Your child's leg plaster

Your child's leg plaster

Plasters (also called casts or plaster casts) and splints allow the fracture time to rest and heal.

Key points to remember

  • children with fractures have plasters and splints to prevent the bones from moving and to allow the fracture time to rest and heal
  • it is very important that your child returns for their follow-up appointments

What is the purpose of a plaster or splint?

Children with fractures have plasters (also called casts or plaster casts) and splints to prevent the bones from moving. This allows the fracture (broken bone) time to rest and heal.

Waiting for the plaster to dry

A leg plaster cast takes 24 to 48 hours to dry.

While your child is waiting for their plaster to dry, it's a good idea to rest their leg on something soft, such as a pillow or in a sling. Hard surfaces may damage your child's plaster.

The following DOs and DON'Ts are some guidelines to help you care for your child while they have their plaster on.

Some DOs

  • rest the plaster on something soft until dry - use a pillow to rest your child's leg on
  • keep the plaster raised on pillows especially for 24 – 48 hours, to prevent swelling 
  • make sure your child moves their toes often 
  • check the colour of your child's toes - they should be pink, and if you squeeze the toenails and then let go, they should quickly return to pink
  • watch for swelling - when your child hangs their leg down there will be some swelling - they should rest their leg on a chair for a couple of hours - compare it to the other leg - are they the same?
  • keep the cast clean and dry
  • remember to bring your child's crutches to the fracture clinic, even if your child is not using them at the time
  • check around the plaster for any smells - plasters do have a slight smell but should not be unpleasant
  • ring the emergency department or contact your medical team if you are worried

Some DON'Ts

  • don't use hairdryers or other drying equipment to dry the plaster - they may burn your child or crack the plaster - let the plaster dry naturally
  • don't press on the plaster for 24-48 hours until dry – pressing on it will dent it
  • don't write on the plaster until it is dry
  • don't get it wet
  • don't poke anything, such as knitting needles, down the plaster - it may damage your child's skin
  • don't let your child walk on their plaster unless the doctor has said they can
  • don't let your child walk on their plaster without using crutches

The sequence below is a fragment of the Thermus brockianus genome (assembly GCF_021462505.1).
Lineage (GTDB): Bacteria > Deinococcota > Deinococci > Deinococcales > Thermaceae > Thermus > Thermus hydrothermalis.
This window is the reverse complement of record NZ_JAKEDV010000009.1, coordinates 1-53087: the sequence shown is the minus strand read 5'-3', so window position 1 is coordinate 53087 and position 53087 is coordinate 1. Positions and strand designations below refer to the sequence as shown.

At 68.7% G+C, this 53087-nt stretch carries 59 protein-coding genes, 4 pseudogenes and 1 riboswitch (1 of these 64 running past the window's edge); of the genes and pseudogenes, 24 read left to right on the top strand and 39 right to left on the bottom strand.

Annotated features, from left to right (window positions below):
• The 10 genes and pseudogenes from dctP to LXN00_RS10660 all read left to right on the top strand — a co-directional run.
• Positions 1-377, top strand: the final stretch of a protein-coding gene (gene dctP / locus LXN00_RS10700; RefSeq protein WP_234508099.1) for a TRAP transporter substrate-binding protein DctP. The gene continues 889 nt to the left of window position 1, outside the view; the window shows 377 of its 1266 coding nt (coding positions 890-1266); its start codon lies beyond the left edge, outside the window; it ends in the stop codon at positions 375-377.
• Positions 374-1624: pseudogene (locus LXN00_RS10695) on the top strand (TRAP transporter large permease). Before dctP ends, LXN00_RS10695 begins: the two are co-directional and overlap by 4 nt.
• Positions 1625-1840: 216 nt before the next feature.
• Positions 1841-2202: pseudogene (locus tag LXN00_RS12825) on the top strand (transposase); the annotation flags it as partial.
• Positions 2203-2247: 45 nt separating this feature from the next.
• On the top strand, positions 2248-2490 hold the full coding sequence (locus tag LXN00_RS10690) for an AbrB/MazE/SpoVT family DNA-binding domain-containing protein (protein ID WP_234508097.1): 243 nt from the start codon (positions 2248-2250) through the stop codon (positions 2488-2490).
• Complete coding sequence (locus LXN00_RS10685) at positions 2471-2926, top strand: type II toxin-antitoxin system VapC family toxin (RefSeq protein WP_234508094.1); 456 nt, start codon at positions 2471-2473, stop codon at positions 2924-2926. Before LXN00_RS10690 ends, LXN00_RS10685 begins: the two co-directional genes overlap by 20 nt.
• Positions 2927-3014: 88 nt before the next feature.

• don't put lotions, creams or powder inside the plaster or around the edges
  • don't cut or remove the plaster - ring the hospital if it is uncomfortable

Drawing showing what not to do to a cast


What about bathing?

If your child's plaster is a below knee plaster:

  • wrap a towel around the plaster
  • place the leg in a plastic bag large enough to cover it completely
  • secure the end with tape (such as sellotape)
  • either get your child to put their foot on the edge of the bath or on a stool just outside the shower

If your child's plaster is an above knee plaster:

  • just get your child to have a good wash all over with a cloth. Do not have a bath or shower.

When should I seek help?

After going home, you should take your child back to the emergency department or contact your medical team urgently if your child:

  • complains of pain that is getting worse even with pain relief and raising the fractured leg 
  • has a foot that is going cold, pale or blue or becoming more swollen
  • complains of fuzziness, numbness, pins and needles or tingling in the fractured leg or in their toes
  • cannot move their toes

If your child's plaster becomes cracked, broken, soft or loose, or it is rubbing, contact your medical team. 

Follow-up appointments

It is very important that your child goes to all their follow-up appointments.

Your child will usually have a fracture clinic appointment 5 to 14 days after leaving hospital. At this appointment, your child will have another x-ray to make sure the bone is healing and is in place. Your child will usually need to go to several more appointments at fracture clinic to make sure the break is healing.

Ask your nurse or doctor for instructions for your child's follow-up before you leave hospital.

Saying goodbye to the plaster

When your child's injury has healed, their plaster will be removed with specially designed plaster shears or saw that will cut through the plaster but cannot cut the skin.

Plaster removal is a fast and painless process.

Back to normal

Your doctor will tell you how much physical activity your child can do while their injury heals. After the plaster comes off, your doctor will probably let your child gradually go back to regular activities, as long as they do not cause pain. 

Please remember to return your child's crutches.

Orthopaedic Services. Canterbury District Health Board. 2005. Care of your cast: Patient information.

Starship Children’s Health. 2005. Plaster care: Patient and family information.

Waikato District Health Board. You and your leg plaster.

Starship Foundation and the Paediatric Society of New Zealand acknowledge the cooperation of Starship Children's Health, Auckland District Health Board.  This information was produced in collaboration with the Starship Orthopaedic Service.

This page last reviewed 21 November 2017.
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